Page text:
We take pictures of everything and anything. Since the photo camera has been replaced with our mobile phone, we constantly take pictures of our feet and the shoes we’re wearing, the beer we’re drinking while out in a bar, a new gadget we bought and many other products or events. Sometimes we take these photos as memories, but most of the times we do it because we want to share them for the whole world to see – on facebook, twitter, instagram, etc. Could anything useful come out of this new hobby of ours, except building our self-esteem?
Well, Olapic found a way to leverage this: marketing. They realized all these images contain important product information related to how products are used, how they actually look in real life and even who uses them. And, they made collecting our photos their business, hence, crowdsourcing.
Olapic is a startup based in New York that makes it easy for companies to collect and display photos that their customers or users take. This is done via a widget embedded in the website or via social networks by using specific hashtags. The business model is quite simple: Olapic’s clients are charged a monthly subscription fee based on their reach (i.e. the number of monthly unique visitors to their website). Initially, Olapic’s clients were mostly news publications but now the startup has developed into apparel and serves brands such as Walmart, Sears, Guess, Threadless, Calvin Klein or Vans.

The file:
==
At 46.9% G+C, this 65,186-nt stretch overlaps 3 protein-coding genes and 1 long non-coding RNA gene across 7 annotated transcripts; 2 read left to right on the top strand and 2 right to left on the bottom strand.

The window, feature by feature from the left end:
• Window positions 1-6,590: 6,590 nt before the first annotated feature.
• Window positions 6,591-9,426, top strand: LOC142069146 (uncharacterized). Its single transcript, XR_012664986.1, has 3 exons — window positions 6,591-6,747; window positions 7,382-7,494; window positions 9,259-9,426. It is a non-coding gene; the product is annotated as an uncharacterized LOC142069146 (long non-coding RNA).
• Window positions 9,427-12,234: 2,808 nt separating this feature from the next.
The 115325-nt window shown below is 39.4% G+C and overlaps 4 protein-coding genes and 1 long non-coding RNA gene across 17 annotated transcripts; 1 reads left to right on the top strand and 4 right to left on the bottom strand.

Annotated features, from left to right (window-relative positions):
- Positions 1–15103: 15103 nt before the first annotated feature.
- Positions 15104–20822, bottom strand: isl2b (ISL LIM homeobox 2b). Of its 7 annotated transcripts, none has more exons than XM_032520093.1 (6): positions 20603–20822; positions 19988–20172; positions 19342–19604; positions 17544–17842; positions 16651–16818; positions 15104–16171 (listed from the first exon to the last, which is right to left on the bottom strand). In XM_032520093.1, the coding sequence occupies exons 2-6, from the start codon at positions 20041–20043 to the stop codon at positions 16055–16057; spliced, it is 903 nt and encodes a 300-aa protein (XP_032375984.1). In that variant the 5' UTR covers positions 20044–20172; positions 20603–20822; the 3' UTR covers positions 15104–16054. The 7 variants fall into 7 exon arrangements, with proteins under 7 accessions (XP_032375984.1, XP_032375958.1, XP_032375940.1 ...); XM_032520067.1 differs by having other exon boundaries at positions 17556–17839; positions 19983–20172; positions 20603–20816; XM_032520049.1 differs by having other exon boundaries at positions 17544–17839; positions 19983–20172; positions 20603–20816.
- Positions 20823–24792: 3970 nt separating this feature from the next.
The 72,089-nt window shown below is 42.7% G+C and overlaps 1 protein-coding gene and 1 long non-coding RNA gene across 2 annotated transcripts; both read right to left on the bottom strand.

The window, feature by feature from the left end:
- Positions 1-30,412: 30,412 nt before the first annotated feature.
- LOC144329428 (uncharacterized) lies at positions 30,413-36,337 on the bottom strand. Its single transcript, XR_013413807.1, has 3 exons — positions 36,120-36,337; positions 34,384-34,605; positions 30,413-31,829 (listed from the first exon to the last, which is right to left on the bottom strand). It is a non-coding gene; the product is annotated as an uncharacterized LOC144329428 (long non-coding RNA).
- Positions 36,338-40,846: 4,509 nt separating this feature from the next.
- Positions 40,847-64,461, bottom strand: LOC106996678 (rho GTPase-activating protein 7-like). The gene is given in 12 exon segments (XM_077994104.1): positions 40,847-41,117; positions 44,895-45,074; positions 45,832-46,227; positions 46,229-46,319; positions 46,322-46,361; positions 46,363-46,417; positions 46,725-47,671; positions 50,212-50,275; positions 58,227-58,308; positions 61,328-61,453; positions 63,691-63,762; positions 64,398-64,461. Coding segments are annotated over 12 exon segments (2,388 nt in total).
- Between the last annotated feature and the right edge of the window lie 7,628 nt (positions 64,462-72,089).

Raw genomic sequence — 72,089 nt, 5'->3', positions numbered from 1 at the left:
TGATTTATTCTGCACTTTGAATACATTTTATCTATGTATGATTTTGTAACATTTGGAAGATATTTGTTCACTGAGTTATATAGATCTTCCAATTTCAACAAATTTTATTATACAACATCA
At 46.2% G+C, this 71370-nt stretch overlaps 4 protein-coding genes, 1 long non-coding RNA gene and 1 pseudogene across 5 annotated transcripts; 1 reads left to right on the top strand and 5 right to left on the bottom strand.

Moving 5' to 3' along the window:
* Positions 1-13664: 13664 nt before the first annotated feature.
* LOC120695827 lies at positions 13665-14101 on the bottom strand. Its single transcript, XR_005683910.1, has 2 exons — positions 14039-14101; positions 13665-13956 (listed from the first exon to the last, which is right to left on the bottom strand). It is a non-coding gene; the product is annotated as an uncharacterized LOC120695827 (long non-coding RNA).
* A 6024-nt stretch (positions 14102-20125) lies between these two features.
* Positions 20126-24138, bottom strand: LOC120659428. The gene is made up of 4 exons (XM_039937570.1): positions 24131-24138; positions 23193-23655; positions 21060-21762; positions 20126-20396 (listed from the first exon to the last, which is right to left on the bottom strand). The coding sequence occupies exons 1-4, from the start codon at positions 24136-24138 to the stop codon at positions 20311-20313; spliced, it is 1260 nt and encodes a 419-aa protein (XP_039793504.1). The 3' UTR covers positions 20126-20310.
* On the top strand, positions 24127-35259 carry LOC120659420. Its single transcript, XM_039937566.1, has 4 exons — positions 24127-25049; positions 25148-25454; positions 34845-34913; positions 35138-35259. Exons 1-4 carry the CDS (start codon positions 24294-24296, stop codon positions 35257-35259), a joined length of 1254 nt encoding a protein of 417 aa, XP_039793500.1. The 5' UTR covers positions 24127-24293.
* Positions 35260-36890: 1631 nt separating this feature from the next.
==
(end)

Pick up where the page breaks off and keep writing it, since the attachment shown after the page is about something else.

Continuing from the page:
One of the brands supported by Olapic is Urban Outfitters, an American fashion retailer, and its brand Free People specifically. Free People draws a large fraction of its revenue from online sales. However, it faces the same issue as any other online store: when customers buy online they still question: “Will this piece of clothing fit my body?”. In an attempt to answer this and to bring the brand closer to the consumer, Free People has integrated Instagram on its product pages with a little help from Olapic. Thus, anyone who wears Free People jeans proudly can post a photo with that specific model, which shows up on the product page under what they call “fp me: Free People’s Style Community”. What is the added value? Customers see how the jeans fit different body shapes, how an item can be accessorized, they can buy an already built look and finally, they interact with the brand a lot, bringing in plenty of value back to Free People.
So far, the business works very well, even though the founders were initially concerned if users would be willing to share their photos without compensation. However, it seems “vanity coins” (so glory and love in terms of the collective intelligence genome) are a sufficient incentive for people to participate. Would YOU be willing to share your photos this way?
— Alina —
- Free People. http://www.freepeople.com/
- Indvik, L. (2012, Jul 14). Fashion Retailer Integrates Instagram Onto Product Pages. Mashable.
- Kessler, S. (2011, Sep 24). Run a User-Submitted Photo or Video Contest On Your Site With Olapic. Mashable.
- Malone, T.W., Laubacher R., and Dellarocas, C. (2010). The Collective Intelligence Genome. MIT Sloan Management Review. 51(3), 21-31
- Olapic. https://www.olapic.com/
- Stampler, L. (2012, Jul 25). Here’s The Incredibly Clever Way Free People Uses Instagram To Sell Jeans. Business Insider.